Although the effective date for GDPR compliance—May 25, 2018—is fast approaching, many organizations remain unprepared for the standard.
Protecting what traditionally has been considered personally identifiable information (PII)—people’s names, addresses, government identification numbers and so forth—that a business collects and hosts is just the beginning of GDPR expectations.
Organizations must expand their data governance expertise, understanding all the systems in which personal data is located and all the interactions that touch it.
Knowing not only the original instance of the data but its entire lineage and how it is handled across the complete ecosystem is critical to ensure that security is applied at all appropriate levels and to quickly detect any points where an individual’s data may have been compromised in the event of a breach.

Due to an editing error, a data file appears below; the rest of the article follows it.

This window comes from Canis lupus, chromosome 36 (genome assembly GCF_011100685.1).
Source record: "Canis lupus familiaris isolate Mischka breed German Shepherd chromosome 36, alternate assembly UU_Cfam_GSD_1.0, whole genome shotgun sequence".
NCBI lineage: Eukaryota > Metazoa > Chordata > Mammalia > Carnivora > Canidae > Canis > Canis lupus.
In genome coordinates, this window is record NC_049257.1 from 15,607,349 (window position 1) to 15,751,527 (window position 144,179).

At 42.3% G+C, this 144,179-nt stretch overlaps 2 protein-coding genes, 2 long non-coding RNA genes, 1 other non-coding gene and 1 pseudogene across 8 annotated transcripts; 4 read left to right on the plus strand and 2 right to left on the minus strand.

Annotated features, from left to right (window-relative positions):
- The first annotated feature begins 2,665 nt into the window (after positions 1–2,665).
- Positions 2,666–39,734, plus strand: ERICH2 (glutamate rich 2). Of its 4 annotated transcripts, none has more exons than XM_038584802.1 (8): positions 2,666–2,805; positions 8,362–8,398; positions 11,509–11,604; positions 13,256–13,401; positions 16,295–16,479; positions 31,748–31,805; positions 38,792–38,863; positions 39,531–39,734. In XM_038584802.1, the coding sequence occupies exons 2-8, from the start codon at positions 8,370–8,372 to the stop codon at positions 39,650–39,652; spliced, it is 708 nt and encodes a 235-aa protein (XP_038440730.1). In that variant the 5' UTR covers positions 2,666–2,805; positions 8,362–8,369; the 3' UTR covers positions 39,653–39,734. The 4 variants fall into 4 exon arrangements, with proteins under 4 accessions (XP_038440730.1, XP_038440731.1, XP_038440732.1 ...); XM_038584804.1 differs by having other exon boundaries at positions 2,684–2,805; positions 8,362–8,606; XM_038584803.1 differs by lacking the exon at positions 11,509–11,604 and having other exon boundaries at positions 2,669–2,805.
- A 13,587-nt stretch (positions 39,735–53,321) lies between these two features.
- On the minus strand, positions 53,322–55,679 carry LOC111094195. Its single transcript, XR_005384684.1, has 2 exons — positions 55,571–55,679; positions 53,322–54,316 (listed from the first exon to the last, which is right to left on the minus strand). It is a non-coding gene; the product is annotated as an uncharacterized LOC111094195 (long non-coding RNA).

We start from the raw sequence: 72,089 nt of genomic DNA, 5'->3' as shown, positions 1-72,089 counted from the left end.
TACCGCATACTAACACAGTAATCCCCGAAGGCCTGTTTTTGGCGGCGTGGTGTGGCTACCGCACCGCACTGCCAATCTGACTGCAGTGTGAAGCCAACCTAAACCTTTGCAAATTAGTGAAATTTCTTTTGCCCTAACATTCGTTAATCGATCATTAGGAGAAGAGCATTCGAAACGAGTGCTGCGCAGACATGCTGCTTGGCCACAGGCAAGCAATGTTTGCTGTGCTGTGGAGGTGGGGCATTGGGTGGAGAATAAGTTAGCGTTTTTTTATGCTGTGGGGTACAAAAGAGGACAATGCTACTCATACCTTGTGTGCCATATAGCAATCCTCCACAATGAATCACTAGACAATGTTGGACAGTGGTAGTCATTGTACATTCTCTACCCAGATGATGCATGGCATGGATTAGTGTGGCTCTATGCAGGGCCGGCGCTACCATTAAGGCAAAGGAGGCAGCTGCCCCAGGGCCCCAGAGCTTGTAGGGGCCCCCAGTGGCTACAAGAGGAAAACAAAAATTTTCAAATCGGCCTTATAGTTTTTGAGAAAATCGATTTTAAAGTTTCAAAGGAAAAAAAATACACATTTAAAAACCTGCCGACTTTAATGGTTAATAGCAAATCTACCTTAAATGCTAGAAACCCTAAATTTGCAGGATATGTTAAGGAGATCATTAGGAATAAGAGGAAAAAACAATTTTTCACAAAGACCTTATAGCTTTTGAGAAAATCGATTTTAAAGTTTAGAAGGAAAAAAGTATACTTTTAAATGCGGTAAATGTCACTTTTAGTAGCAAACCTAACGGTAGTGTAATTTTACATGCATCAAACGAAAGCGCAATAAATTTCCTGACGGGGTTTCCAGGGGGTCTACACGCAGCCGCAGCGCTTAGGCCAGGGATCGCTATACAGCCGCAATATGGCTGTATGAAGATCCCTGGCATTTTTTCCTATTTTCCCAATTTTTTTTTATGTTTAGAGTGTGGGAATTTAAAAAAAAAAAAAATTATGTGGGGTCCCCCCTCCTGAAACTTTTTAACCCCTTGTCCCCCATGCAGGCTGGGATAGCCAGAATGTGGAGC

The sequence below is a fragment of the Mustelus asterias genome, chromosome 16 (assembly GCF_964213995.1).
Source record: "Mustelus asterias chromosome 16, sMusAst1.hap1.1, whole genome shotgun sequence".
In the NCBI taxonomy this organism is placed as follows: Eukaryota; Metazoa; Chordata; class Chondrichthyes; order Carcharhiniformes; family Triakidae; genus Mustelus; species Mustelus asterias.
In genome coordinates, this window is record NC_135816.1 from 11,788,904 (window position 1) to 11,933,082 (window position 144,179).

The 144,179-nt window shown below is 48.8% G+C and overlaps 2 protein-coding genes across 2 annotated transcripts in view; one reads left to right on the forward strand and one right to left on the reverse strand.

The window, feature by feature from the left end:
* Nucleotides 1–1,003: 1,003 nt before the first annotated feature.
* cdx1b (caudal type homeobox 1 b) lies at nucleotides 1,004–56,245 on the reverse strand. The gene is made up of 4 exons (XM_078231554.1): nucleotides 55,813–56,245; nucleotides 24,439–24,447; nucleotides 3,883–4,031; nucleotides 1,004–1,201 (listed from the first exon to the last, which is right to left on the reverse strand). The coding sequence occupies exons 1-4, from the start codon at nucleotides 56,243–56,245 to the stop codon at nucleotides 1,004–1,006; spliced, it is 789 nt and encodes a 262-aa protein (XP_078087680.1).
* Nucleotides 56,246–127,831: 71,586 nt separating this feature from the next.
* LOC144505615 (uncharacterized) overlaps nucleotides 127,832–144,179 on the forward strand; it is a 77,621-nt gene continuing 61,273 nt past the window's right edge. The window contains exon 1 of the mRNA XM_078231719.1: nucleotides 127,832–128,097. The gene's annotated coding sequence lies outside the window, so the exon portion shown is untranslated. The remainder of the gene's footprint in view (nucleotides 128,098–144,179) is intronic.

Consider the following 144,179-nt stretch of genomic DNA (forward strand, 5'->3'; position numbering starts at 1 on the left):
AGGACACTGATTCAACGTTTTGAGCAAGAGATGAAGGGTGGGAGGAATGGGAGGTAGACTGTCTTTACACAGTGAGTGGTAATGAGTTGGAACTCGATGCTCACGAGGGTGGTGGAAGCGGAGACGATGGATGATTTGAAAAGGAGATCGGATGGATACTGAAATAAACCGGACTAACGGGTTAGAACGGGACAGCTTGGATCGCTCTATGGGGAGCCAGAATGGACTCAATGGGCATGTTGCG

Moving these initiatives forward in a comprehensive and holistic manner makes sense not only for achieving GDPR regulatory compliance but also for making an organization’s employees smarter with data.
Data governance is the engine behind raising the bar on customer satisfaction and better decision-making too.
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